Adaptive systems for prediction problems
The paper investigates classes of adaptive systems used as prediction machines in certain simple games. Ideally the machine should approach a state which will maximize its expected gain. The simplest machine takes the form of an urn, similar to the urn models of Polya and Friedman, but modified so as to form an adaptive system. The machine is characterized by learning parameters and a reinforcement scheme. The simplest machine is then extended to a machine with 2 to the nth power urns, each urn corresponding to one of the possible n-tuples of previous moves. This machine is further generalized to a machine which begins as a one-urn machine and splits states as information is accumulated. This machine is capable of growing until it comprises any number of urns. Many of these machines were simulated on a computer, playing against a variety of opponents. These results indicate that the prediction is not optimal but is considerably better than random guessing. A heuristic value of the limiting state for the one urn machine playing against a probabilistic opponent is obtained and the results of the simulation support this value. No convergence proof is available except for restricted values of the parameters alpha and beta. (Author).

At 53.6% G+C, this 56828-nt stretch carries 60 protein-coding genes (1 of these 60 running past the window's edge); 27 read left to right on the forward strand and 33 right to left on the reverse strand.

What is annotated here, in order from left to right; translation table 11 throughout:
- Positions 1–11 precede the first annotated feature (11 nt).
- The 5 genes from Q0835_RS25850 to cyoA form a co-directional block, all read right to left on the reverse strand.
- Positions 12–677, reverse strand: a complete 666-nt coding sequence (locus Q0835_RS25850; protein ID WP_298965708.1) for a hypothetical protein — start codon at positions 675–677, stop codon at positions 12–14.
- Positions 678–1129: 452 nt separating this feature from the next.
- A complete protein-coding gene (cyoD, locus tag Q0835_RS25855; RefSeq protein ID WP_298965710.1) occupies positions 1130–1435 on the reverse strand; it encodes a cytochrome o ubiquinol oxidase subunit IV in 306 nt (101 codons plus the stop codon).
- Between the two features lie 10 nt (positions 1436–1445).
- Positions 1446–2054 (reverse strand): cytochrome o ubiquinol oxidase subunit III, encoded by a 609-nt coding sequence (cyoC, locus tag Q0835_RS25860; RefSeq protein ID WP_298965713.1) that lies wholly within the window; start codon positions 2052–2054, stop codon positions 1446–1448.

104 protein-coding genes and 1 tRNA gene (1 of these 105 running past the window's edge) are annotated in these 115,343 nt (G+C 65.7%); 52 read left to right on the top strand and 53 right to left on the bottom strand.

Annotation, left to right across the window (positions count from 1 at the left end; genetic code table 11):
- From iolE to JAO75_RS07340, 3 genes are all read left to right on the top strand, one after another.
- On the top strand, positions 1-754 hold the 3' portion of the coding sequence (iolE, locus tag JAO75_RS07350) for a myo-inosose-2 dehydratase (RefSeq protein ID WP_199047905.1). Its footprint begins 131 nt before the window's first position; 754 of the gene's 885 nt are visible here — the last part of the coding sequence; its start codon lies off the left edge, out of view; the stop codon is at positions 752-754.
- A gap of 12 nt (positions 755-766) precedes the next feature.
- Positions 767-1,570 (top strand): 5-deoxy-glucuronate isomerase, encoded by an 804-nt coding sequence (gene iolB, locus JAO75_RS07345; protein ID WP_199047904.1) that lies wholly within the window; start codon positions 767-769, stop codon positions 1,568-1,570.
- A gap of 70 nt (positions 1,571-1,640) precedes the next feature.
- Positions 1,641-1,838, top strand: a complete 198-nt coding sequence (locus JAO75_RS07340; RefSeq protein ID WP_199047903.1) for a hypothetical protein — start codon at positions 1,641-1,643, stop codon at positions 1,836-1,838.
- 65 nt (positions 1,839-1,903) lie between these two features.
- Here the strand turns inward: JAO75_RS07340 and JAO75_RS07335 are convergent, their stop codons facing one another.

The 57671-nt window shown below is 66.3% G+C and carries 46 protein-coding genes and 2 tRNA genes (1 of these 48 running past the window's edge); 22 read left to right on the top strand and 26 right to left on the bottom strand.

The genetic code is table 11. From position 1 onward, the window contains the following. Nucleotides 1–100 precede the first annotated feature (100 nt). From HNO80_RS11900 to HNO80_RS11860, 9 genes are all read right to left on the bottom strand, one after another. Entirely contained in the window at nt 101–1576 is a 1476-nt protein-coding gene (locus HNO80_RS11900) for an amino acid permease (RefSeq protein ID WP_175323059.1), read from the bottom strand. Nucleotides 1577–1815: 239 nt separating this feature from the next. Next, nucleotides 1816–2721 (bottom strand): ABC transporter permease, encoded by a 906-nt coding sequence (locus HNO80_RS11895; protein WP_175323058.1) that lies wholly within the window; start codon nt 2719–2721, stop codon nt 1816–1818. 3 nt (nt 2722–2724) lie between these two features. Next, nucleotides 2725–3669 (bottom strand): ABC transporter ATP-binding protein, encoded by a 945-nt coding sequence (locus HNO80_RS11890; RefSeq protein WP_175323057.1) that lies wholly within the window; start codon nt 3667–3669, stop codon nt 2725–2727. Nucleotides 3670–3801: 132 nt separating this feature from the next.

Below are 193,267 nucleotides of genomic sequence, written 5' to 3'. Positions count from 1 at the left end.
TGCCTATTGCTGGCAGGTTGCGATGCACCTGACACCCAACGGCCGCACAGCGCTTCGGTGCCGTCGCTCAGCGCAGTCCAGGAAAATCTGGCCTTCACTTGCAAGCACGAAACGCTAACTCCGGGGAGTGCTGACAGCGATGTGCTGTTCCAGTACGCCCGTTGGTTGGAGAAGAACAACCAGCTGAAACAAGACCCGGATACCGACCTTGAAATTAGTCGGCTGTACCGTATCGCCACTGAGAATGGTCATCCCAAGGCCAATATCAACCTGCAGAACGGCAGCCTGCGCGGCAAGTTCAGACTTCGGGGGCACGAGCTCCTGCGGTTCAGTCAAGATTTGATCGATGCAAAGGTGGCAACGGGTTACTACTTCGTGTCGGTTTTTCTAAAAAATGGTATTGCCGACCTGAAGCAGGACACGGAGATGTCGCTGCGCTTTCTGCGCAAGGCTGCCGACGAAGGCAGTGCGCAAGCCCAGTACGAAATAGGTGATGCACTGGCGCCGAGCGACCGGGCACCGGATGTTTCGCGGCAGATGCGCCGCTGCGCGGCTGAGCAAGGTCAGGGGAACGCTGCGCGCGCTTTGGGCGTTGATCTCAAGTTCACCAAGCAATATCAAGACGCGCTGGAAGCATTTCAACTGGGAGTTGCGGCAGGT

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alpha and beta alpha-beta pruning alternative amalgamation approach associated assumption Bayes Bayes estimate board positions calculated cards marked checkers chess coefficient conditional probabilities considered counters cup machine U(3,l,l CUP2 CUPNUM Curve of U(3,l,l defined denoted determine discussed environment equation U.l6 evaluation expected finite state machine four cup machine fraction of heads function game matrix game of penny game theory game tree Hence initial input INTEGER large number learning curve learning mechanism look-ahead machine converges machine had won machine plays machine winning machine's Markov Markov chain memory mixed strategy mutational number of head number of moves opponent's optimal strategy outcome output parameters alpha payoffs penny matching machine plane player plays randomly possible predict proba probabilistic probability distribution procedure random numbers random variable RANF region Section SEER sensory units sequence of moves shown in Figure splitting machine SUBROUTINE symbol tail cards urn models values vector Versus an Opponent